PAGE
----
I have also been in contact with Mourn the Model; a cosplayer and has featured in many photography shoots as a wide variety of characters and guises and has just started her own Youtube channel. This will help the shoot as she is no stranger to the schedule and process of production, and will also greatly improve the narrative of the video as she escapes into the character. When I was enquiring about possible locations in the area that would be appropriate for the atmosphere and backdrop of the video, she said that she had previously done a cosplay photography shoot in an abandoned warehouse which would serve as a good location. I plan to travel to the location on Thursday 16th January and take some pictures of the location so that I can start storyboarding and coming up with a shooting plan for the narrative. An example of her cosplaying can be seen on her Youtube channel and Facebook page below:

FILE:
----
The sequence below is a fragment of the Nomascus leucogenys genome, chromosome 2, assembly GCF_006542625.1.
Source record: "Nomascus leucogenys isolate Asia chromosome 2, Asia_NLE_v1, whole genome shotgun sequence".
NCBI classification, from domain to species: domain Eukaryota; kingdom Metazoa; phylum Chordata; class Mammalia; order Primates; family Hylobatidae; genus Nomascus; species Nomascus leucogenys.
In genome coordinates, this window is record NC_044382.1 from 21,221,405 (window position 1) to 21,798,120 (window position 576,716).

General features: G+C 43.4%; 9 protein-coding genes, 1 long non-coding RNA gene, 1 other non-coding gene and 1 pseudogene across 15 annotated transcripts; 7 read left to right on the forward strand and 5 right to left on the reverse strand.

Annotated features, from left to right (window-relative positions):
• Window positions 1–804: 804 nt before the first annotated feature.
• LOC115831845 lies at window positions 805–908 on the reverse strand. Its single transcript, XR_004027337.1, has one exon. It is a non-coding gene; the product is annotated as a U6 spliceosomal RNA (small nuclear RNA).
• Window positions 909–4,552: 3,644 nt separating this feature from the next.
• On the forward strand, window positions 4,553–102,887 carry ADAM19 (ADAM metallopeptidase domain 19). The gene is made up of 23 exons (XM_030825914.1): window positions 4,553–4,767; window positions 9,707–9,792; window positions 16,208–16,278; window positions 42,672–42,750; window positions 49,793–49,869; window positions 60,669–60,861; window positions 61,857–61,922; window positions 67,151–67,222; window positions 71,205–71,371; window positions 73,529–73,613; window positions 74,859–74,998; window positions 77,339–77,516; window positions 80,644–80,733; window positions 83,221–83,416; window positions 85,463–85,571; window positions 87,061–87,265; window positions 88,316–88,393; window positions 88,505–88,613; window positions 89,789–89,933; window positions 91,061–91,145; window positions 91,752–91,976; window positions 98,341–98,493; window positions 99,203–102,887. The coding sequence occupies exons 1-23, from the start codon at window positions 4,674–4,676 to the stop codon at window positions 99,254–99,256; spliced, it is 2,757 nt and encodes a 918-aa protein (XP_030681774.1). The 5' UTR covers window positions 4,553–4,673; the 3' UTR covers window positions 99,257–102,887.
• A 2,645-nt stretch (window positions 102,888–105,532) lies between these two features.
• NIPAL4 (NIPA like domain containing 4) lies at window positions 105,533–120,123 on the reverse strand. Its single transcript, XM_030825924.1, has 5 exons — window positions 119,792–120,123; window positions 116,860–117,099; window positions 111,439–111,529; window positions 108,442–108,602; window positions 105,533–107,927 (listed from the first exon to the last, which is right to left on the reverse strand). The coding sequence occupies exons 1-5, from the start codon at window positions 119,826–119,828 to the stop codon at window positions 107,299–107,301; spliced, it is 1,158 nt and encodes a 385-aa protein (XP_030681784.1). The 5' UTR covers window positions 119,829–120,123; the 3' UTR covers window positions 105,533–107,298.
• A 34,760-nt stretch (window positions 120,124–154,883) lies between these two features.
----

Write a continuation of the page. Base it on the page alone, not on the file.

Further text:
After pitching ideas with the band, our initial concept was to go incredibly unsettling and creepy, having shots of the band on stage holding up certain items such as pins, rope and razors, whilst cutting back to the narrative side of Mourn the Model being controlled supernaturally and reacting to these things being inflicted on her, with the finale of the song being her enjoying the pain that is being inflicted on her and almost applying these items to herself. This would have brought in elements of submissiveness, unsettling imagery of self-harm and an intensely creepy theme of control. That being said, we quickly dismissed this idea as we found it to be too disturbing and almost like the song Blurred Lines by Robin Thicke in terms of it being arguably misogynistic to women, which myself and the band agreed we did not want the message of the video to be to the audience. Since then we have refined the idea and decided to have the lead singer, Tom Creese, be the person who is being controlled by Mourn the Model, cosplaying as a voodoo sorceress, who has him tied to the chair and is torturing him through a voodoo doll of him. At this stage we are still altering the idea of the video but our latest narrative idea, which the band came up with, is as follows: